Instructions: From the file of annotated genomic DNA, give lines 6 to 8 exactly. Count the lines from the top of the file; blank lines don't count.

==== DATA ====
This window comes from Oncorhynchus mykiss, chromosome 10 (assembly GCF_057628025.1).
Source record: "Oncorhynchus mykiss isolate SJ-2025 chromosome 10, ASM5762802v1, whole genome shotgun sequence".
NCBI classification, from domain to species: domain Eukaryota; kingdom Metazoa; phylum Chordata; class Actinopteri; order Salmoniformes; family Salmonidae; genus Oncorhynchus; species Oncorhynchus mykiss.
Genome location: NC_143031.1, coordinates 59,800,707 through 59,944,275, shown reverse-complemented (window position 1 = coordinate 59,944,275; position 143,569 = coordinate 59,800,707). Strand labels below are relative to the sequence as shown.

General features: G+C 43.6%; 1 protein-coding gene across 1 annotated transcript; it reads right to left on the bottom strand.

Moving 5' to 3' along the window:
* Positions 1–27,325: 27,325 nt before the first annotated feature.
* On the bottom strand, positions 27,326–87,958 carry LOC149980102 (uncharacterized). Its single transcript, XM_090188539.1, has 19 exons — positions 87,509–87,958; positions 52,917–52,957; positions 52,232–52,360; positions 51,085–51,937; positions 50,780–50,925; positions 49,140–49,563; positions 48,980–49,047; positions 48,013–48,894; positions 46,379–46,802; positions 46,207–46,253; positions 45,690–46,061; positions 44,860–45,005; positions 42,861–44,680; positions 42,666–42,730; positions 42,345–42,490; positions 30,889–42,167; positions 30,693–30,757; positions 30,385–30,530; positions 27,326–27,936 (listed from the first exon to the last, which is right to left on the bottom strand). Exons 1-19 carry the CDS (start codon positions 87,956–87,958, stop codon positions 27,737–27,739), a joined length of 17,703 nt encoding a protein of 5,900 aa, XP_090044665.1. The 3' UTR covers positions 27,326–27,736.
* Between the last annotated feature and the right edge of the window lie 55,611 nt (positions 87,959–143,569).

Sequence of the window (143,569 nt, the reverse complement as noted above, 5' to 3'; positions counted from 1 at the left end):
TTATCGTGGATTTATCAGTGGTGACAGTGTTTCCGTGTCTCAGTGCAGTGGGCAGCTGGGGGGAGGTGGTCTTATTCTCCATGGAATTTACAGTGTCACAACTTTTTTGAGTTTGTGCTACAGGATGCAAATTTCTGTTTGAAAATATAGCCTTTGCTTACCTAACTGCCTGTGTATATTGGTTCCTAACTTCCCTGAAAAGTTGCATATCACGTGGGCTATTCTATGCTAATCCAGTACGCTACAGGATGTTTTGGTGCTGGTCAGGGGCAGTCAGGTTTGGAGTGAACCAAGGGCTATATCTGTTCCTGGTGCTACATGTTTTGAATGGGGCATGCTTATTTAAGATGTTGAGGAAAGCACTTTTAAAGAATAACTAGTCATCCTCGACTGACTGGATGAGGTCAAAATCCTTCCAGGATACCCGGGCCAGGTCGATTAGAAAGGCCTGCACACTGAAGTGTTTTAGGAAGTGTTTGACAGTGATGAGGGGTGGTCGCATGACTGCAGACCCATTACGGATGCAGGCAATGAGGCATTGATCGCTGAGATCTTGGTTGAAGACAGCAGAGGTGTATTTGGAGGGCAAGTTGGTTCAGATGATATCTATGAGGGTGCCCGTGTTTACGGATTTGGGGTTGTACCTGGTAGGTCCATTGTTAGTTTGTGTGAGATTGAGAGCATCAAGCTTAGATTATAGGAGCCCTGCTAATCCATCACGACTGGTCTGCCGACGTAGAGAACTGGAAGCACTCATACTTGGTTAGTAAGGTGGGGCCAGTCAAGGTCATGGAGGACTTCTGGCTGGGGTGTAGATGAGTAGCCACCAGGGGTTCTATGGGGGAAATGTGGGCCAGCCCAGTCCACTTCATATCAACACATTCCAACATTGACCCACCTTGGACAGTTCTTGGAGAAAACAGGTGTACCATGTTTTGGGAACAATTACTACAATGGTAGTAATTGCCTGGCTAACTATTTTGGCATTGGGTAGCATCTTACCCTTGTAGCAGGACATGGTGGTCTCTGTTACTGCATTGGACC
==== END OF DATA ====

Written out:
Moving 5' to 3' along the window:
* Positions 1–27,325: 27,325 nt before the first annotated feature.
* On the bottom strand, positions 27,326–87,958 carry LOC149980102 (uncharacterized). Its single transcript, XM_090188539.1, has 19 exons — positions 87,509–87,958; positions 52,917–52,957; positions 52,232–52,360; positions 51,085–51,937; positions 50,780–50,925; positions 49,140–49,563; positions 48,980–49,047; positions 48,013–48,894; positions 46,379–46,802; positions 46,207–46,253; positions 45,690–46,061; positions 44,860–45,005; positions 42,861–44,680; positions 42,666–42,730; positions 42,345–42,490; positions 30,889–42,167; positions 30,693–30,757; positions 30,385–30,530; positions 27,326–27,936 (listed from the first exon to the last, which is right to left on the bottom strand). Exons 1-19 carry the CDS (start codon positions 87,956–87,958, stop codon positions 27,737–27,739), a joined length of 17,703 nt encoding a protein of 5,900 aa, XP_090044665.1. The 3' UTR covers positions 27,326–27,736.